Such abrupt transitions and the need for extreme agility might also have led some owners to make the decision to sell.

The Learning Oasis & Toy Zone, for example, had employees use video technologies on mobile phones to help customers pick out items remotely. Sometimes they would text pictures of products to clients.

April and Darryl Spencer, both retirees, purchased Kindness & Joy Toys in Fayetteville in January. The previous owner maintained sales during the pandemic by doing pop-up events in people's homes and "out of the trunk of her car," they said.

"The store became more of a fulfillment center, making deliveries everyday because so many kids were home and stuck in their houses," April Spencer said. "It was a very smart move."

The couple launched an online shopping platform for Kindness & Joy Toys to create another revenue stream in case stores had to close again.

"A lot of people order online, and then we will pull it, wrap it and have it ready and back out in their car in a couple of minutes," Darryl Spencer said. "We still do a lot of online. We don't ship a ton, but we do ship all across the U.S."

When the Holcombs, the owners of The Toggery, got word they'd have to shut their stores down last year, they launched an e-commerce website in two weeks, Jon Holcomb said.

In March, the Holcombs acquired Dilly Dally's Toy Store in Rogers, which first opened in 2000. It also has an e-commerce business that launched during the pandemic.

"Everybody was just beat up after that first year [of the pandemic]," Jon Holcomb said. The previous owner "may have just said, 'OK, I am tired.'"

"It was just good timing for us really," he said. "She was ready to get out, and we were anxious to expand our toy business."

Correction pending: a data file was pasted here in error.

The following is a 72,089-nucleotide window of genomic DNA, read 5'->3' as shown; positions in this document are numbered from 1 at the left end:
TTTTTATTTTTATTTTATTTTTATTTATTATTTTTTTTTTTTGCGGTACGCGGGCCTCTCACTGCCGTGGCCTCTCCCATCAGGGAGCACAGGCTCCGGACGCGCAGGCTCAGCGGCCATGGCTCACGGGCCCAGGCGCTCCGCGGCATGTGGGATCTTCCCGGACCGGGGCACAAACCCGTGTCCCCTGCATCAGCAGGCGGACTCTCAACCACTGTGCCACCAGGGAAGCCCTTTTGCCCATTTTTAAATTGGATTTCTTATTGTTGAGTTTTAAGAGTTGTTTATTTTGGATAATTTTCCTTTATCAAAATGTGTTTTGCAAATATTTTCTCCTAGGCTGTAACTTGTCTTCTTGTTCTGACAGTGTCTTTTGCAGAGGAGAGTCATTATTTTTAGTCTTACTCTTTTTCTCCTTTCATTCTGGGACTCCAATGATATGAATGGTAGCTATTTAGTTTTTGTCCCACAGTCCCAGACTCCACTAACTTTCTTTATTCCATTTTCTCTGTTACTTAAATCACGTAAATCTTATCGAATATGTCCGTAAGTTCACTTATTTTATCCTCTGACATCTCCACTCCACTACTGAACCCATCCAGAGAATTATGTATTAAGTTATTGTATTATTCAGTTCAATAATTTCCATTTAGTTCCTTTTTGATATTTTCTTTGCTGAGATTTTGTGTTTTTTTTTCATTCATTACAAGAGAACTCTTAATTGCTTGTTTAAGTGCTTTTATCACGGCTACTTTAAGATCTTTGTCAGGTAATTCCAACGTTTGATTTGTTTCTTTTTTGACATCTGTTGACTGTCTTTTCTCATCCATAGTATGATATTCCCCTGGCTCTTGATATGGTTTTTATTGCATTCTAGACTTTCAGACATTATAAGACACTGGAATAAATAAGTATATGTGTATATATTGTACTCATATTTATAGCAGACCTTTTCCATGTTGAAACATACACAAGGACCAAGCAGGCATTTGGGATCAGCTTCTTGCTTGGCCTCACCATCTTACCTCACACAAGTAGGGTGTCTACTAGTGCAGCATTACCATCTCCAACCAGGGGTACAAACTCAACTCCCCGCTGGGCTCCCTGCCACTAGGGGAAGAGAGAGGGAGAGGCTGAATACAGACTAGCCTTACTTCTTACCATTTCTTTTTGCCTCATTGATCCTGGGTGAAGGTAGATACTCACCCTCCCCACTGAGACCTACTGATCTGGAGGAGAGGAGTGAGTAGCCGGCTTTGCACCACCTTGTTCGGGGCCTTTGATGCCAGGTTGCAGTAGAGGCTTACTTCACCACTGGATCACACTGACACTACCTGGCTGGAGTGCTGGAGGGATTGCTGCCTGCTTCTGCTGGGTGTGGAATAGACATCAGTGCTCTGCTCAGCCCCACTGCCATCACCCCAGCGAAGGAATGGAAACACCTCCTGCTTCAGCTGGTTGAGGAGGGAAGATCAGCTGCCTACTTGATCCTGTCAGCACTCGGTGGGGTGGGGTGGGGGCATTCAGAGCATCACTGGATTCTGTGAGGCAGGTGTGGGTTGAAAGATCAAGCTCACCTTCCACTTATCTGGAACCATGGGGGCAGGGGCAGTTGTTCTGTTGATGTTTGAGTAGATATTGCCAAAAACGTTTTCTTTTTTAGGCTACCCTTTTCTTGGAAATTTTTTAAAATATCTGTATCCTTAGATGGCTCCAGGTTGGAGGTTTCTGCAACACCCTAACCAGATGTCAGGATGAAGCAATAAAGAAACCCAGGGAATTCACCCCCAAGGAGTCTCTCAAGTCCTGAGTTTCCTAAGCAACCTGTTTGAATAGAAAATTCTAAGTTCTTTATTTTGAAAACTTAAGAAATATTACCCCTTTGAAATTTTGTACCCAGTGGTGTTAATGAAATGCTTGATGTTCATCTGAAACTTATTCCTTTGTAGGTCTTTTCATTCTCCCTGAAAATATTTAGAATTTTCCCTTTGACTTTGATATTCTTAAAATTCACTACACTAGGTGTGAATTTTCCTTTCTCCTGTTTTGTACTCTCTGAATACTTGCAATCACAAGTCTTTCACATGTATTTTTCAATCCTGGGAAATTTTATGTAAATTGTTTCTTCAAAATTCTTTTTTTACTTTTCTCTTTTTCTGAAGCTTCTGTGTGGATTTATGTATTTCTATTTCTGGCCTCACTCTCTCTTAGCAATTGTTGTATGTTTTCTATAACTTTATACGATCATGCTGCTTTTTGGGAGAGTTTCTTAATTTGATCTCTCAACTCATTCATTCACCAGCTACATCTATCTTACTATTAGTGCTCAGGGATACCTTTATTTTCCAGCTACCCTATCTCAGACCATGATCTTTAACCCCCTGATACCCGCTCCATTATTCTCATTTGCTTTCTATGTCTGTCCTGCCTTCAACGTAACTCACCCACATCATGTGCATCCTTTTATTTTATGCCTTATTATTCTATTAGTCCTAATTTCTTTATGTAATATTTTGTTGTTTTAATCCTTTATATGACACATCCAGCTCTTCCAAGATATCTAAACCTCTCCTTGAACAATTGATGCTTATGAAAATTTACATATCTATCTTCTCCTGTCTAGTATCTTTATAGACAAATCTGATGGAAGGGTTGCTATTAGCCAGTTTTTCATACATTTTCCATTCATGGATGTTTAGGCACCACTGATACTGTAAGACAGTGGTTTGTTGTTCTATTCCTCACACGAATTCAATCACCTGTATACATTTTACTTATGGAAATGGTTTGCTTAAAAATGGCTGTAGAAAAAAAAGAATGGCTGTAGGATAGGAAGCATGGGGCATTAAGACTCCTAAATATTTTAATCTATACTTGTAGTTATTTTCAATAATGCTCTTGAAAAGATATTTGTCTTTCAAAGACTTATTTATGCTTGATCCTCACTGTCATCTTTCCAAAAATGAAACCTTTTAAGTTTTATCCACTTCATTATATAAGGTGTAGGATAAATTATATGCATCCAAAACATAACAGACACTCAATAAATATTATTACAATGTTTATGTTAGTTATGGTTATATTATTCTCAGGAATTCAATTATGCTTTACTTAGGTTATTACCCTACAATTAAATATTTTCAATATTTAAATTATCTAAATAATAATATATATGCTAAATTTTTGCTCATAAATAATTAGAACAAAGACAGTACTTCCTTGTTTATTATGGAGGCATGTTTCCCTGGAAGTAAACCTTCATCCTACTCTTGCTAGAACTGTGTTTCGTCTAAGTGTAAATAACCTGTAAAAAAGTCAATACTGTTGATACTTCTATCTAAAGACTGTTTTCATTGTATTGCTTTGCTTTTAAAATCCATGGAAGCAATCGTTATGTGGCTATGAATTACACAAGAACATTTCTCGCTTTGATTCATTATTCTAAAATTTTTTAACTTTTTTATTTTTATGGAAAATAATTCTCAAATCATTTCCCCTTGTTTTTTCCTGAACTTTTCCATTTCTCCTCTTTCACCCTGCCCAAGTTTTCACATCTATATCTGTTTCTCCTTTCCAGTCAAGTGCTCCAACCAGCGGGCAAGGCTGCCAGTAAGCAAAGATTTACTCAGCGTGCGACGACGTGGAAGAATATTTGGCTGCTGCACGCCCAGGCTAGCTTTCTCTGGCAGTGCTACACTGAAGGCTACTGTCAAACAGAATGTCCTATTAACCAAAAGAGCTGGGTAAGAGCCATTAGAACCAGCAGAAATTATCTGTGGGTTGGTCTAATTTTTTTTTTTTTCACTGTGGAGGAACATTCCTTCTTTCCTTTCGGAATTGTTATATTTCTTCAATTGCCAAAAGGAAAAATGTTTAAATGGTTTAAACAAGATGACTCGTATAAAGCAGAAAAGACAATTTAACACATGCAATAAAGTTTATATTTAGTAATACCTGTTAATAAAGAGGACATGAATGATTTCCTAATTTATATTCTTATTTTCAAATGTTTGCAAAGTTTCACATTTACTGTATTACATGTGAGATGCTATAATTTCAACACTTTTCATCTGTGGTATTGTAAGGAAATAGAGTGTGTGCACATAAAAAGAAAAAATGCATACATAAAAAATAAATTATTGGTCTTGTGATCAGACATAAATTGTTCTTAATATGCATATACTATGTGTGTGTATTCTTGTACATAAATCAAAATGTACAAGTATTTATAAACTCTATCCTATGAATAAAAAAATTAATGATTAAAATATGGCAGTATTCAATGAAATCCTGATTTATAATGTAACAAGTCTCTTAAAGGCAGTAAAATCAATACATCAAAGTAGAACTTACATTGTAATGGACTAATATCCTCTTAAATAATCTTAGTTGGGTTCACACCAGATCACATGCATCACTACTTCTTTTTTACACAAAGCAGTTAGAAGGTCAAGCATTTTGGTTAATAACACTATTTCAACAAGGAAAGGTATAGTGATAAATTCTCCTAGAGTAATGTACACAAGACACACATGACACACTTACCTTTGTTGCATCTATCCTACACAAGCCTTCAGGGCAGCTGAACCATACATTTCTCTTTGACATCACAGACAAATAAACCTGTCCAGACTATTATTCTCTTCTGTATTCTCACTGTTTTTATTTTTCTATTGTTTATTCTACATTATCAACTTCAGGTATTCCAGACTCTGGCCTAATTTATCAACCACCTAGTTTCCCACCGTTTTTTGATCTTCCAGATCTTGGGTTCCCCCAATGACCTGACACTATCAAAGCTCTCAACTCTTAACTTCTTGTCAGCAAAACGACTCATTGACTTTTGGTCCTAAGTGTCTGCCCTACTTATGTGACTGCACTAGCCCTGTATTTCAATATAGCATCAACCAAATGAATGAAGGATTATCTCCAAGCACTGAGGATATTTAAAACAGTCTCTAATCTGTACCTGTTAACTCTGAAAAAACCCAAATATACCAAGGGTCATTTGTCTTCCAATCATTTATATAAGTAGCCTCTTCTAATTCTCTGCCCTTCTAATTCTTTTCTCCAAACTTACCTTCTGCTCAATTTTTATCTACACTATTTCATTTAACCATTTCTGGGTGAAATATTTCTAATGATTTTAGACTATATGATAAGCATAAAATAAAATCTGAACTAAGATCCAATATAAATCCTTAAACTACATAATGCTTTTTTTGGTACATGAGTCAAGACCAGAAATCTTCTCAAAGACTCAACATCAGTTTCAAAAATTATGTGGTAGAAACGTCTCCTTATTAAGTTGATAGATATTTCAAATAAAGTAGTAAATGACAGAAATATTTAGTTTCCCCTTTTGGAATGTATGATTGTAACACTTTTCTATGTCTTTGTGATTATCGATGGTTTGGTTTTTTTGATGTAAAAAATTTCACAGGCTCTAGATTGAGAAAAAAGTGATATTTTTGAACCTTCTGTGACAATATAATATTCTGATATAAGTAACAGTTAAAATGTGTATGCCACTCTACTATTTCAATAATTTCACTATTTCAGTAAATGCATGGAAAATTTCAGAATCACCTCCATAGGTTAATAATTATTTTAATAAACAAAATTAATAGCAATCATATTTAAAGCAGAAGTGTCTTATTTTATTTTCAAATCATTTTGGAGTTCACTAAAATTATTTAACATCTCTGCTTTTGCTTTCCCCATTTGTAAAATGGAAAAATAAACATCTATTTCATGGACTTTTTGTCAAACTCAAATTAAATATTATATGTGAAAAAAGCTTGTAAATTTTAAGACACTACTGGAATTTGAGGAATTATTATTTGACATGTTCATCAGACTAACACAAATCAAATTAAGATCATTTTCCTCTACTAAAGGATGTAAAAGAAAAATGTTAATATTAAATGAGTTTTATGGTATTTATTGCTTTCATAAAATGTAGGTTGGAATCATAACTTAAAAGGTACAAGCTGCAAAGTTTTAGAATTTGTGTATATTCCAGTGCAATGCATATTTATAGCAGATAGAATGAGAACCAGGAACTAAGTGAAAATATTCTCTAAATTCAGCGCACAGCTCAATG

What the Holcombs see as remarkable about the specialty toy stores that survived some of the most overwhelming retail challenges in recent history is the ability the stores have had to quickly adjust to keep business going.

There will likely be ongoing supply chain issues into the first quarter of 2022 and perhaps beyond, but the stores have been able to adapt in creative ways to keep customers engaged and shelves stocked.

"It's a lot more work than it used to be, all of these changes with covid," April Holcomb said. "We're still young enough in our careers that this is our plan for the rest of our lives."

For the Holcombs and the owners of the other stores, the hard work is worth it.

"There is some magic and nostalgia about coming into a toy store and bringing your kids into a toy store for birthdays and Christmas," April Holcomb said. "From the owners' perspective, witnessing that and being a part of that is more rewarding than the income we might make doing something else."